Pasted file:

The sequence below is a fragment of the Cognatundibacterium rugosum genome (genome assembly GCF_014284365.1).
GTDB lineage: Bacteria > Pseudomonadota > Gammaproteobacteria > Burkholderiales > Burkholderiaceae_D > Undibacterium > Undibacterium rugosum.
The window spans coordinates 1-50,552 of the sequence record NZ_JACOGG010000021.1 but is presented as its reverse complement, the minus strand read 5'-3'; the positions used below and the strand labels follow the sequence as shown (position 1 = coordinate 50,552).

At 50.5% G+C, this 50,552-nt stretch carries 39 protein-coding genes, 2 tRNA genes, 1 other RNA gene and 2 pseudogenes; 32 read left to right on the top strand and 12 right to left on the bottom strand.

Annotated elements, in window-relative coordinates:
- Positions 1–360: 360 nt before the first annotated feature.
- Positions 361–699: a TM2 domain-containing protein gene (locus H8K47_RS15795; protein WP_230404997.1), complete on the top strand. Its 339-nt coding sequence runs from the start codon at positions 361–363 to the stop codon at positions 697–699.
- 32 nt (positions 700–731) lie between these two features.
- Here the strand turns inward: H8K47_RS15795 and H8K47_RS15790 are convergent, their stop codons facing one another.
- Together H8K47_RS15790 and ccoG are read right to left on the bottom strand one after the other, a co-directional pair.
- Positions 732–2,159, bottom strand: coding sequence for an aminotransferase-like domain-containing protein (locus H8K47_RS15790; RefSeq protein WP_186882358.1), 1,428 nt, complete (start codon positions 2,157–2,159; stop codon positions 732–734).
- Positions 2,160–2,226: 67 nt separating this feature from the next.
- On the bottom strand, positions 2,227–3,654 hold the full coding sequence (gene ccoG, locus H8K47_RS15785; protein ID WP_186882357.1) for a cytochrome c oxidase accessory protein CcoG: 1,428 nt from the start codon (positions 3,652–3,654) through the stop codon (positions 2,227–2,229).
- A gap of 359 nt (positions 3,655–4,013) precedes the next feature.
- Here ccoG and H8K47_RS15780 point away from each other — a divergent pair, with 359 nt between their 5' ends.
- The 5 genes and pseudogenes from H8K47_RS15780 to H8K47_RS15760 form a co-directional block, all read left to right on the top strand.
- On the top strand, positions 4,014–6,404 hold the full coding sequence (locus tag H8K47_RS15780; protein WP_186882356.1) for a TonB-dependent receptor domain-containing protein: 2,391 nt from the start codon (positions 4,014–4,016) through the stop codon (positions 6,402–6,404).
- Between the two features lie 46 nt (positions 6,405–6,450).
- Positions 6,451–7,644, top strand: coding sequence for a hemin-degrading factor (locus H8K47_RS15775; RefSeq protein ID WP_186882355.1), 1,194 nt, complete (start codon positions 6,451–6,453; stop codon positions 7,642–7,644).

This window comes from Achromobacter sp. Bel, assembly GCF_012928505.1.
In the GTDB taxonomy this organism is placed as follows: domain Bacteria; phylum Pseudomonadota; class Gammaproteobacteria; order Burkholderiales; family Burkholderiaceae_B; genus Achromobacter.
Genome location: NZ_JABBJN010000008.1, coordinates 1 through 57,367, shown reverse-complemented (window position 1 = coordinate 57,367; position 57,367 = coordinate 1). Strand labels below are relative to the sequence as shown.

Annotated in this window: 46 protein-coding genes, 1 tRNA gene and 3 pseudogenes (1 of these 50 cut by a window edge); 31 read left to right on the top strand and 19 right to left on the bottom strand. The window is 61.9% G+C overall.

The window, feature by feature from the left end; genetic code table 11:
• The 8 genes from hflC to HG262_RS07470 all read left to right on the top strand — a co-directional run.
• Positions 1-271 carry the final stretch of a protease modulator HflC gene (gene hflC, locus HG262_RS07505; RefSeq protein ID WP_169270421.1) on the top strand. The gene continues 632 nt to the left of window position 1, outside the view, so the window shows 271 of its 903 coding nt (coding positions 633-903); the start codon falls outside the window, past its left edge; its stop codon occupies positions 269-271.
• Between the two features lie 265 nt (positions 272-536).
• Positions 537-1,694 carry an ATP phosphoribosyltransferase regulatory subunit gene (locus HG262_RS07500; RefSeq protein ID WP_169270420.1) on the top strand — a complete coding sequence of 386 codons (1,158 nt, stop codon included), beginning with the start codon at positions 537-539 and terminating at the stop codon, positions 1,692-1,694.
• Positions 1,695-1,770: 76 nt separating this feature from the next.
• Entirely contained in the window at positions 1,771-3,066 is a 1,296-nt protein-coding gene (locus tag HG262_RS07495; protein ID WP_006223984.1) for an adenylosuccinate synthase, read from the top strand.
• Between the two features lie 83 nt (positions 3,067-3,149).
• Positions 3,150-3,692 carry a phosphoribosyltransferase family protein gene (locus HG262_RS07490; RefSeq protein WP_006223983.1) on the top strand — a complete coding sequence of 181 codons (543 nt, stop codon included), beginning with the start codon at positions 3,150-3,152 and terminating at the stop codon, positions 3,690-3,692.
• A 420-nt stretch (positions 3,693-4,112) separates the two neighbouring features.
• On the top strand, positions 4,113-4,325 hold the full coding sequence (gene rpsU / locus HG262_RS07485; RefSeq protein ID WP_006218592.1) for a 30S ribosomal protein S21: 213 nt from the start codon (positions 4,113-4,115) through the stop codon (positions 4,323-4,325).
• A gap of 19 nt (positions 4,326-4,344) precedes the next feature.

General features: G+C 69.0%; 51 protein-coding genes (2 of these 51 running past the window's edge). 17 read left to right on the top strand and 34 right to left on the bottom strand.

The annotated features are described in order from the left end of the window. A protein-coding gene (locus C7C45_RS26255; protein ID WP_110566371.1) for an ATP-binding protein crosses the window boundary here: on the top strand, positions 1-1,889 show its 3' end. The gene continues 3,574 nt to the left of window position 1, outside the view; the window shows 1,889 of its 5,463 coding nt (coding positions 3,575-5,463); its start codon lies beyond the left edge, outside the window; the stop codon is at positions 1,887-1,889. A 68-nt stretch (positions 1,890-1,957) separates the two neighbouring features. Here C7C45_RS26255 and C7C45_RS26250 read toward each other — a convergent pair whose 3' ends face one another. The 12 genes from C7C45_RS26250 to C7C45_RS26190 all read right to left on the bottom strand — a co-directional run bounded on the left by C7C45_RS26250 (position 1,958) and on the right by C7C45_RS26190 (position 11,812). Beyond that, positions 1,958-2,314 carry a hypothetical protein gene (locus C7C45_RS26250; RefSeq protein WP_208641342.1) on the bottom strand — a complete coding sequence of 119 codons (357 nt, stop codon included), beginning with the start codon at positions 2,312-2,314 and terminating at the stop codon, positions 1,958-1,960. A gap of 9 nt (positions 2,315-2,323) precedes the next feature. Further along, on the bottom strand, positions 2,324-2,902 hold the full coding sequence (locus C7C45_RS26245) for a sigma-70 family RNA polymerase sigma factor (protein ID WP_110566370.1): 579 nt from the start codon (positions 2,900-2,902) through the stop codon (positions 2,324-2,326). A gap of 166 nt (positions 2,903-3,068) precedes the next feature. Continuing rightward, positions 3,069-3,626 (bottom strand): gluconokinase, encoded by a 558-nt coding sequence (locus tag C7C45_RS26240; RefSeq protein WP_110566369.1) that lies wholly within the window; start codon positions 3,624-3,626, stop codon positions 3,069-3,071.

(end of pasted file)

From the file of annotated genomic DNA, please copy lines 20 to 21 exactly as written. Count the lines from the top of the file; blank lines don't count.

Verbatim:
This window comes from Achromobacter sp. Bel, assembly GCF_012928505.1.
In the GTDB taxonomy this organism is placed as follows: domain Bacteria; phylum Pseudomonadota; class Gammaproteobacteria; order Burkholderiales; family Burkholderiaceae_B; genus Achromobacter.